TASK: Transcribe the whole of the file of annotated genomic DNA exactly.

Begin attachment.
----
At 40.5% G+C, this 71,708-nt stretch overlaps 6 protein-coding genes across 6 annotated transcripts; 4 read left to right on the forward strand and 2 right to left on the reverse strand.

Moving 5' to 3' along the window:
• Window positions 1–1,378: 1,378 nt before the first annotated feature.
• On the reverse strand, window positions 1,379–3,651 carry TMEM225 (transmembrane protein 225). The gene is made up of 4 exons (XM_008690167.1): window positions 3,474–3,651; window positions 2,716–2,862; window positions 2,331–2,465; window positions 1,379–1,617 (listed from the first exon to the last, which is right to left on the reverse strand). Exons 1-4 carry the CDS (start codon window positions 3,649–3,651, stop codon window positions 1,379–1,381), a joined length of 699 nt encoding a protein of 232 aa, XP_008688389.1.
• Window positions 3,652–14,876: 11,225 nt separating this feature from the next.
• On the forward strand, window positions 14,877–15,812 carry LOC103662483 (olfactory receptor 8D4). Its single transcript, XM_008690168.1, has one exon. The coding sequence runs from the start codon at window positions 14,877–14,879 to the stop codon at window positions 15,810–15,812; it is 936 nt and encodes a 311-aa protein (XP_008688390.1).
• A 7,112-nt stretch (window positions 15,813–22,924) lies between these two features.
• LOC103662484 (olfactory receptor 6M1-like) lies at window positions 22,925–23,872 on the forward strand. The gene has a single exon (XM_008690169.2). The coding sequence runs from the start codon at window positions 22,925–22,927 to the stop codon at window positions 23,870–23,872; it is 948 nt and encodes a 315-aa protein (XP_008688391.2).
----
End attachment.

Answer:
At 40.5% G+C, this 71,708-nt stretch overlaps 6 protein-coding genes across 6 annotated transcripts; 4 read left to right on the forward strand and 2 right to left on the reverse strand.

Moving 5' to 3' along the window:
• Window positions 1–1,378: 1,378 nt before the first annotated feature.
• On the reverse strand, window positions 1,379–3,651 carry TMEM225 (transmembrane protein 225). The gene is made up of 4 exons (XM_008690167.1): window positions 3,474–3,651; window positions 2,716–2,862; window positions 2,331–2,465; window positions 1,379–1,617 (listed from the first exon to the last, which is right to left on the reverse strand). Exons 1-4 carry the CDS (start codon window positions 3,649–3,651, stop codon window positions 1,379–1,381), a joined length of 699 nt encoding a protein of 232 aa, XP_008688389.1.
• Window positions 3,652–14,876: 11,225 nt separating this feature from the next.
• On the forward strand, window positions 14,877–15,812 carry LOC103662483 (olfactory receptor 8D4). Its single transcript, XM_008690168.1, has one exon. The coding sequence runs from the start codon at window positions 14,877–14,879 to the stop codon at window positions 15,810–15,812; it is 936 nt and encodes a 311-aa protein (XP_008688390.1).
• A 7,112-nt stretch (window positions 15,813–22,924) lies between these two features.
• LOC103662484 (olfactory receptor 6M1-like) lies at window positions 22,925–23,872 on the forward strand. The gene has a single exon (XM_008690169.2). The coding sequence runs from the start codon at window positions 22,925–22,927 to the stop codon at window positions 23,870–23,872; it is 948 nt and encodes a 315-aa protein (XP_008688391.2).